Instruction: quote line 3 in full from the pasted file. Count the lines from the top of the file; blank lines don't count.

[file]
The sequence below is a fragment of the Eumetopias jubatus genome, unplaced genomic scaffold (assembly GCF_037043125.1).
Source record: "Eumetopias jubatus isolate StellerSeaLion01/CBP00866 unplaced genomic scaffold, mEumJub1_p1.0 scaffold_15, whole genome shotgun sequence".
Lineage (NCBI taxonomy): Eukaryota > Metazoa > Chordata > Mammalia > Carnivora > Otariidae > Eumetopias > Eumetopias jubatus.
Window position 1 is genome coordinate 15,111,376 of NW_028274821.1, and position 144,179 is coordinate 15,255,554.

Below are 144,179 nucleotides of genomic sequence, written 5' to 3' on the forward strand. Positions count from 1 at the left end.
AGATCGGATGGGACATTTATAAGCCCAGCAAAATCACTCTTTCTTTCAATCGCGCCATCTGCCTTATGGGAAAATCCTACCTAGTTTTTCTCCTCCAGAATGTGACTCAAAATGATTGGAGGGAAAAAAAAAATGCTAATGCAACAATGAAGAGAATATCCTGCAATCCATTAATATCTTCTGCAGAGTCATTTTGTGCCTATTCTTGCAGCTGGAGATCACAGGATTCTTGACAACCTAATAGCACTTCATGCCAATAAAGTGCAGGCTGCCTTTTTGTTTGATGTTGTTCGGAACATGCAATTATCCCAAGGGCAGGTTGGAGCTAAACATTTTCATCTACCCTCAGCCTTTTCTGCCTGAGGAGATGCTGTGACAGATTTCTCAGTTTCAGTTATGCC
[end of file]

Lineage (NCBI taxonomy): Eukaryota > Metazoa > Chordata > Mammalia > Carnivora > Otariidae > Eumetopias > Eumetopias jubatus.